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TD5 juddering at 50mph

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I have a 2002 Defender TD5 Dual Cab pickup. Recently, it developed a nasty and prolonged juddering around 50mph (48-52), to the point that it was very difficult to steer.

I already had new bushes, shocks and steering damper on order, so I fitted them to see if they would correct the problem.

The juddering was noticeably less, but still there.

Next, I had the wheels balanced again. (They were balanced a few months back when new tyres were fitted, but I thought it best to double-check). Still a judder.

Next, I had the wheel alignment checked. Okay.

Next, I checked the swivels and bearings. Not only were they fine, but they'd clearly been done fairly recently. (I've had the TD5 for a few months).

I've worked my way down through the steering, and there's no sign of excess play in UJs, slack balljoints, loose bolts etc.

So, what next?

PS After years of 300 TDis, 200 TDis, Turbo Diesels, 2.25 and 2.0 diesels, I now find myself driving what feels like a sports car. I had 600kg of barley in the back the other day plus 2 tonnes of livestock trailer loaded with pigs—and the TD5 still did 50mph uphill. Even better, I was able to listen to the radio! I could get used to this... :D

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So, what next?

Axle propshaft(s) - sliding joints seized / worn, and universal joints seized / worn. Give the shafts a good shake / turn, the problem may be quite subtle.

Even better, I was able to listen to the radio! I could get used to this... :D

Not a proper Landy then <_<

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I've just had a very similar problem. Massive juddering under acceleration around 40-50mph. (Like you I had new CV's and swivels, wheels balanced and all that...)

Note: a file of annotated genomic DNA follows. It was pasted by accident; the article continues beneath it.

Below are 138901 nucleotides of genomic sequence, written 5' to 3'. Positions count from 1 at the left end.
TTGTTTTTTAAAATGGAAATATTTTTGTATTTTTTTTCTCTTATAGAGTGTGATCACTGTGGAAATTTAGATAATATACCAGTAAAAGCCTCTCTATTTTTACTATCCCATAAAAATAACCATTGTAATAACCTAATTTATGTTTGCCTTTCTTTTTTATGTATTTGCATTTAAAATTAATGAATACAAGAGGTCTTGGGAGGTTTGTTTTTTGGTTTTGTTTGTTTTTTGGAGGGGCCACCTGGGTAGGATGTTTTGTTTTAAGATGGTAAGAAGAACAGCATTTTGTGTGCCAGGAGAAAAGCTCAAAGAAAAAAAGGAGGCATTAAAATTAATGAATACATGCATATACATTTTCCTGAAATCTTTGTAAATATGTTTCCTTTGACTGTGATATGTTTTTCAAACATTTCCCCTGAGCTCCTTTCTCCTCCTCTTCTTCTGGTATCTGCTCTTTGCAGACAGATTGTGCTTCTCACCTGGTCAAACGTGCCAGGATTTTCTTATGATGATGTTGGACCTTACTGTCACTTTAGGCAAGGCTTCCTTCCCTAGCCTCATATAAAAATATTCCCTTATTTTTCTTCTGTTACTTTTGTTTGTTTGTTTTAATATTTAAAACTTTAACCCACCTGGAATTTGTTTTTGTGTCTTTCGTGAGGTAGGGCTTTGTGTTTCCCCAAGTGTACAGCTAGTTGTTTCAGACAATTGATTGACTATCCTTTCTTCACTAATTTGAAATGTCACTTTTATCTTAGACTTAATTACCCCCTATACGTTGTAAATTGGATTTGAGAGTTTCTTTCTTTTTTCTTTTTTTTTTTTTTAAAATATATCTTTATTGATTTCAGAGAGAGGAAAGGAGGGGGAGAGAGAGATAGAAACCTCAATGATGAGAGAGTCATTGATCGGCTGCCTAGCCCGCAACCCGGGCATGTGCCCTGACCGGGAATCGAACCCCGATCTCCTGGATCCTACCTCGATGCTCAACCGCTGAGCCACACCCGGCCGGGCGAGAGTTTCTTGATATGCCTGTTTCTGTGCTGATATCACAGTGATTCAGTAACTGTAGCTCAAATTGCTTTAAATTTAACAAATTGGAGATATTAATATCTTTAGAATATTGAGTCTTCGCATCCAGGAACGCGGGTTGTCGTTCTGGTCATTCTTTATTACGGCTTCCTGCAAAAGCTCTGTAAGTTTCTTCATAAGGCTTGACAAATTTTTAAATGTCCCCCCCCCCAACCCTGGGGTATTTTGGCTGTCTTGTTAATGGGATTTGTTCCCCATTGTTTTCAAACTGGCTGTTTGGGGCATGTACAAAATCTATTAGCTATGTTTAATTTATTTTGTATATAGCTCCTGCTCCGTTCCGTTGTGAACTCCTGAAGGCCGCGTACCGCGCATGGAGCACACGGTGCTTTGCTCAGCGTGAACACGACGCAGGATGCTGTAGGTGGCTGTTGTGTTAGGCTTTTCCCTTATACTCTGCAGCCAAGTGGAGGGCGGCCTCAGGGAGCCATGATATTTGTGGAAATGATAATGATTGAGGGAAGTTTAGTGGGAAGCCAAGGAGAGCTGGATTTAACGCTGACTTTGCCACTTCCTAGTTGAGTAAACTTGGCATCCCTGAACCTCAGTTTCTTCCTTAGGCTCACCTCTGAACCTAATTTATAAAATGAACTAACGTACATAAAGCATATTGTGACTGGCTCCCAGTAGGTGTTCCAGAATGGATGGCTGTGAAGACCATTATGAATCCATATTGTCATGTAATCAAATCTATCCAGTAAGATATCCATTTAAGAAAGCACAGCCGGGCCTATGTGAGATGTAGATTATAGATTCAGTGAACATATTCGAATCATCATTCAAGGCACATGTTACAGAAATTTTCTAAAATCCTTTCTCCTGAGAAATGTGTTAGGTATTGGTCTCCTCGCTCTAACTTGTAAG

The symptoms lasted for 3 weeks and then bang! Front diff pinion bearing gave up.

We stripped the front axle and found that yes, the bearing had utterly disintegrated. Diff was quite worn too so we gave the old girl a new one.

All reassembled and now drives as smooth as a baby's bum!

Get underneath and give the propshafts a yank (handbrake off, wheels chocked) - if there's any forwards/backwards movement then your pinion bearings are shot.


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Next, I had the wheels balanced again. (They were balanced a few months back when new tyres were fitted, but I thought it best to double-check). Still a judder.

I kept coming back to the wheel balancing. Aside from having the alignment checked, it was the only job I'd not done myself. The wheels were balanced by a fairly large and reputable company that do 4x4s, 4x4 trucks (Unimogs and the like) and tractors as well as cars. We've used them before and they're usually good.

But I kept thinking, "but I didn't do it myself so how can I be certain?".

So, I took the TD5 to a small tyrefitters and asked them to check the wheel balances. The rears were fine but both front wheels were out of balance, with the right being particularly bad.

The fitter removed the new weights the big outfit had put on, then checked the wheels again. They were better unbalanced!

He then fitted new, smaller weights to correctly balance both wheels. With them back on the TD5, we went out for a test drive and the truck was smooth as silk.

Of course, the big outfit dispute that their work was at fault and I won't be going back to them again.

So, if you have a niggle, pay attention to it.

As for the TD5, with new shocks all round, new bushes all round, a new steering damper, recent swivels and bearings, correct wheel alignment, and properly balanced wheels, it's sweet.

The only problem is that my Other Half has taken off in it for a week's holiday with the children—while I make do with a pushbike! :rolleyes: :rolleyes:

Anyway, thanks for the help.

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Not a proper Landy then <_<

If we could afford to run two vehicles, I'd have a SWB IIA pick-up with the 2.25 diesel and a canopy over the load bed. Preferably in bronze green and as original as I could get it. I learned to drive in IIAs. My favourite Land Rover. And proper ones!

I'm also fond of 200 TDis.

But the TD5 makes all the tasks I set it seem effortless, so it's actually comfortable for day-to-day use as a crofter's truck and family transport. Although it's bloody weird being able to have a conversation with the Other Half when driving and hearing the boys chime in with "are we there yet?"

I'll let you decide if that's good or bad...

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